IPM Reaches Landmark Agreement with Pfizer to Develop FDA-Approved Antiretroviral Drug as Vaginal Microbicide



    SILVER SPRING, Md., Jan. 30 /PRNewswire-USNewswire/ -- Expanding the
pipeline of HIV prevention tools in development, the International Partnership
for Microbicides (IPM) today announced that Pfizer Inc. (Pfizer) has agreed to
give IPM a royalty-free license to maraviroc, its newly-approved HIV
treatment, as a microbicide for the prevention of HIV infection. Maraviroc,
sold under the trade name Selzentry(TM)/Celsentri(R), is one of a new class of
antiretroviral drugs known as CCR5 blockers, which works to prevent HIV
infection by preventing the virus from gaining entry into target cells.

    This agreement marks only the second time a pharmaceutical company has
licensed an already approved HIV therapy to be developed as a microbicide.
Researchers hope that maraviroc's safety and efficacy data as a therapeutic
will speed its development as a microbicide.

    "This agreement adds a promising new compound to IPM's pipeline, allowing
us to explore new ways to prevent HIV infection," said Dr. Zeda Rosenberg, CEO
of the International Partnership for Microbicides. "Pfizer and IPM's other
industry partners deserve recognition for their significant leadership in the
global effort to protect women from HIV."

    Microbicides are products, such as gels and films, that could be applied
vaginally to prevent transmission of HIV during vaginal intercourse. IPM is
also developing other delivery methods such as long-lasting vaginal rings that
release drug gradually over time.

    "Pfizer is proud to contribute to the effort to develop a safe and
effective microbicide with the potential to give women around the world new
ways to protect themselves from HIV," said Pfizer Vice President Dr. Jack
Watters. "Given maraviroc's mechanism of action blocking entry of HIV into the
CD4 cells, the possibility for use in a microbicide is exciting.  In addition
to developing new drugs to treat AIDS, we are committed to searching for ways
our drugs can be used to slow down or stop this epidemic."

    Under this agreement, IPM would work to develop maraviroc as a vaginal
microbicide with the right to develop, manufacture and distribute the
microbicide in developing countries. Pfizer has granted these rights to IPM
without a royalty.

    "Women in the developing world are especially vulnerable to HIV, and
urgently need new ways to protect themselves," said Dr. Tachi Yamada,
president of the Bill & Melinda Gates Foundation's Global Health Program. "For
Pfizer to offer one of its most important new drugs to benefit the poorest of
the poor shows a special act of commitment. I hope their example will point
the way for other companies to consider how they can address major global
health challenges as well."

    To date, five leading pharmaceutical companies have entered partnerships
with IPM. In March 2004, IPM signed an agreement with Johnson & Johnson
subsidiary Tibotec Pharmaceuticals Ltd. to develop the company's
non-nucleoside reverse transcriptase inhibitor dapivirine as a microbicide. In
October 2005, IPM entered agreements with Merck & Co. and Bristol-Myers Squibb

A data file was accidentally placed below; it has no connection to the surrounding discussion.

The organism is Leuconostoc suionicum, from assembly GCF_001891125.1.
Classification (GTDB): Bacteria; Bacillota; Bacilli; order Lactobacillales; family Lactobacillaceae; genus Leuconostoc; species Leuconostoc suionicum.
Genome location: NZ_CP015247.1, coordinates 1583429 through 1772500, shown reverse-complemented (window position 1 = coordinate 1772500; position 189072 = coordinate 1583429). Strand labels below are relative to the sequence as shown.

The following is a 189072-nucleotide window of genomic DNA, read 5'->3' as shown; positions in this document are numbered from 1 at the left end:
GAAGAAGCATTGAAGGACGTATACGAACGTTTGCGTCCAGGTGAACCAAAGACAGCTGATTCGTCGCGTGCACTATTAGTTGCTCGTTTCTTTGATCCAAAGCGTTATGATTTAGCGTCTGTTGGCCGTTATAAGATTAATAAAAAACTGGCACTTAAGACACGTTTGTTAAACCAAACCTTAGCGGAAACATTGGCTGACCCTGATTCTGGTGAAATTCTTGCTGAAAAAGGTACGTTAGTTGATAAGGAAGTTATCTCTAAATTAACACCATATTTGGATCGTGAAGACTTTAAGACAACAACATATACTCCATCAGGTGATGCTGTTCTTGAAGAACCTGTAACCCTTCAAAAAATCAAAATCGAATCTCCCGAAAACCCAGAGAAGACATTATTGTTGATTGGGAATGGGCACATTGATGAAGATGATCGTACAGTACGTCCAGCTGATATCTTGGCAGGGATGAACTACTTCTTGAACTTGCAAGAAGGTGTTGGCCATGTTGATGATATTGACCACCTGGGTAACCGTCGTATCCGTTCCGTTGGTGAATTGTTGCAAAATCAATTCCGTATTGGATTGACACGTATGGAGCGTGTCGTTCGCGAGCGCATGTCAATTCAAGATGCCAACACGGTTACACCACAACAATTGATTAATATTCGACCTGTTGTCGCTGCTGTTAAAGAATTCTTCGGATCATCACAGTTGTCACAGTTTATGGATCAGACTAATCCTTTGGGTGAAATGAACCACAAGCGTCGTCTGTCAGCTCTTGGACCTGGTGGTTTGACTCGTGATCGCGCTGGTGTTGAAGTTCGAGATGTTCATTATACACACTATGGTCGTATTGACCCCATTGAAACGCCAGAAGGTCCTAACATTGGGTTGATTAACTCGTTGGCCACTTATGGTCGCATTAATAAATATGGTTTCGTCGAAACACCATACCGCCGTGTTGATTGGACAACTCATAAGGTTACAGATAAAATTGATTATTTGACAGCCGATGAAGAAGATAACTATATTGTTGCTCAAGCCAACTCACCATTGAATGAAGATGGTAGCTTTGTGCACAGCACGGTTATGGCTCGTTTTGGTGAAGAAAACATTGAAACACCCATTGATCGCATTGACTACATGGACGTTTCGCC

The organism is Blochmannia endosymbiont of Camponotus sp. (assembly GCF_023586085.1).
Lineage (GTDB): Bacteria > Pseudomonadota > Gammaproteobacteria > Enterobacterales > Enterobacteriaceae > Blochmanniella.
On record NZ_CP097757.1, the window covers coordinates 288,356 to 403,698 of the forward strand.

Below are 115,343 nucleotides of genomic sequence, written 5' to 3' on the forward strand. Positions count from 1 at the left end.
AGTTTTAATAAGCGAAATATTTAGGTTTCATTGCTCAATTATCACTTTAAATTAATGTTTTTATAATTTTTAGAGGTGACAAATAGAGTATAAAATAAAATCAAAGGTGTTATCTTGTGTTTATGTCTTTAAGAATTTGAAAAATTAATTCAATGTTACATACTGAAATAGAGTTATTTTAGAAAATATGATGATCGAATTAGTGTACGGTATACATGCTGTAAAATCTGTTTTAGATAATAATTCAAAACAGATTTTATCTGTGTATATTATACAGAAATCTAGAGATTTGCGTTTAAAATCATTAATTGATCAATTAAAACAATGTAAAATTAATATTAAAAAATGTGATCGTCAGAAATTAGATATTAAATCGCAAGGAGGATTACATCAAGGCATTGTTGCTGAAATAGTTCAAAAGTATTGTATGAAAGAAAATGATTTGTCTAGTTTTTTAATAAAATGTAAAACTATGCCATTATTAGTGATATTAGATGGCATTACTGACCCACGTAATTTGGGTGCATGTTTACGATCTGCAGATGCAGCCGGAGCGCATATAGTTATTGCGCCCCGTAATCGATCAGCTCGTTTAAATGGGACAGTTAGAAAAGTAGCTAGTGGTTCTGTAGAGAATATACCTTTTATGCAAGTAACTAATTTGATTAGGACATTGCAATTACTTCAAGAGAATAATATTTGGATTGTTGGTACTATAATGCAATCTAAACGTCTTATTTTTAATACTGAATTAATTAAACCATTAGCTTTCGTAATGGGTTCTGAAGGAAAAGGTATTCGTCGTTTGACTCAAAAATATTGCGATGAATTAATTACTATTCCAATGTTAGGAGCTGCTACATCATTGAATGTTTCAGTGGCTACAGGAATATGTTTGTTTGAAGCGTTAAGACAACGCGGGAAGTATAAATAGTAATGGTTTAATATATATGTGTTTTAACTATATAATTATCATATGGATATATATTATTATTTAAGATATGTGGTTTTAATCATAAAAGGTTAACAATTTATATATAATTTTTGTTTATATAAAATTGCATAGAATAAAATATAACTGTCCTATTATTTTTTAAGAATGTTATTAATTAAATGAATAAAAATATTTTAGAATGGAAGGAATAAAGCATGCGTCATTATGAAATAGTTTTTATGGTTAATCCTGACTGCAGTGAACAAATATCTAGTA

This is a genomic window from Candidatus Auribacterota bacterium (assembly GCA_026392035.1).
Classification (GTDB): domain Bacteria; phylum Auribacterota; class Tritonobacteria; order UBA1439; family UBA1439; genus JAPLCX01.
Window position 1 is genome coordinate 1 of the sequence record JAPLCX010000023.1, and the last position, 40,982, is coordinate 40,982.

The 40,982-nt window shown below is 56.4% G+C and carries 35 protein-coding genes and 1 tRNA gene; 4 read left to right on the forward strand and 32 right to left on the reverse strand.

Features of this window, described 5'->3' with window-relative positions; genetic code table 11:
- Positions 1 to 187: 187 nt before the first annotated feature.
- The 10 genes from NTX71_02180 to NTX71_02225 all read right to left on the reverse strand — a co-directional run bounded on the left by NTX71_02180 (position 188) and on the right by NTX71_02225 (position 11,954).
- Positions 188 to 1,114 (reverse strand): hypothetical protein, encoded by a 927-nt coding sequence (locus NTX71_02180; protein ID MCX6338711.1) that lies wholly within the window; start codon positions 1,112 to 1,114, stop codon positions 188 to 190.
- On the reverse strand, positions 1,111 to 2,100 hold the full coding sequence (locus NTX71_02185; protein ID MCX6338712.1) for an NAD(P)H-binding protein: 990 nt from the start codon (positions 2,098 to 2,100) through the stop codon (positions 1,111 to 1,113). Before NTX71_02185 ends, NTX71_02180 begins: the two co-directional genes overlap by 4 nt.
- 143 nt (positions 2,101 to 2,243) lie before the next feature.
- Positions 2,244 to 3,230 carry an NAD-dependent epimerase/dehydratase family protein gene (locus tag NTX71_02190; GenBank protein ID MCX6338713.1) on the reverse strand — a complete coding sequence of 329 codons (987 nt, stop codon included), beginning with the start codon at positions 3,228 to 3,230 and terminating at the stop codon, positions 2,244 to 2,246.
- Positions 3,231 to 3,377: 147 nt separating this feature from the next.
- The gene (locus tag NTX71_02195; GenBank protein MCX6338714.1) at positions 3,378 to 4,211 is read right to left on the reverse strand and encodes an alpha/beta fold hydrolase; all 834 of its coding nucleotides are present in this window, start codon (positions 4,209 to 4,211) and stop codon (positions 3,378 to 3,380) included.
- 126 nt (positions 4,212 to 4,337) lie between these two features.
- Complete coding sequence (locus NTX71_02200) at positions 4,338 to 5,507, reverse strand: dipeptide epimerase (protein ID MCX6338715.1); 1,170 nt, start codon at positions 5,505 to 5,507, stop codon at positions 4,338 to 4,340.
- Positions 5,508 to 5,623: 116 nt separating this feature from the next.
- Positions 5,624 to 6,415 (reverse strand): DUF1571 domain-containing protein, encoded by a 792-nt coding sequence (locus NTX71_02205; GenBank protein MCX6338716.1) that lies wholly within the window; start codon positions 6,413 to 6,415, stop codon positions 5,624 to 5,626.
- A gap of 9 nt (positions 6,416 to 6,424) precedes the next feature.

to develop CCR5 blocker and entry inhibitor compounds early in development,
and in December 2006 IPM reached an agreement with Gilead Sciences to develop
tenofovir (PMPA), a nucleoside reverse transcriptase inhibitor.

    HIV/AIDS ranks among the world's most devastating diseases because it has
spread rapidly and mainly afflicts young people in their most productive
years. Women, particularly those in developing countries, bear an increasing
burden of the epidemic as both caregivers for the ill and because of their
heightened risk of infection due to greater physiological, economic and social
vulnerabilities. According to the UN, in sub-Saharan Africa, almost 61 percent
of adults living with HIV are women.  In many African countries, women and
girls aged 15 to 24 are three times more likely to be HIV-infected than their
male counterparts.


    About IPM: The International Partnership for Microbicides was established
in 2002 to accelerate the development and accessibility of microbicides to
prevent HIV transmission in women. By screening compounds, designing optimal
formulations, establishing manufacturing capacity, developing trial sites and
conducting clinical trials, IPM works to improve the efficiency of all efforts
to develop and deliver safe and effective microbicides as soon as possible.
http://www.ipm-microbicides.org

    About Pfizer: Founded in 1849, Pfizer is the world's largest
research-based pharmaceutical company taking new approaches to better health.
Pfizer discovers, develops, manufactures and delivers quality, safe and
effective prescription medicines to treat and help prevent disease for both
people and animals. Pfizer also partners with health care providers,
governments and local communities around the world to expand access to its
medicines and to provide better quality health care and health system support.
http://www.pfizer.com






For further information:

For further information: Steve Taravella of IPM, 
staravella@ipm-microbicides.org, +1-301-608-2221; or Shreya Jani of Pfizer, 
shreya.jani@pfizer.com, +1-212-733-4889 Web Site:
http://www.ipm-microbicides.org                  http://www.pfizer.com

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INTERNATIONAL PARTNERSHIP FOR MICROBICIDES

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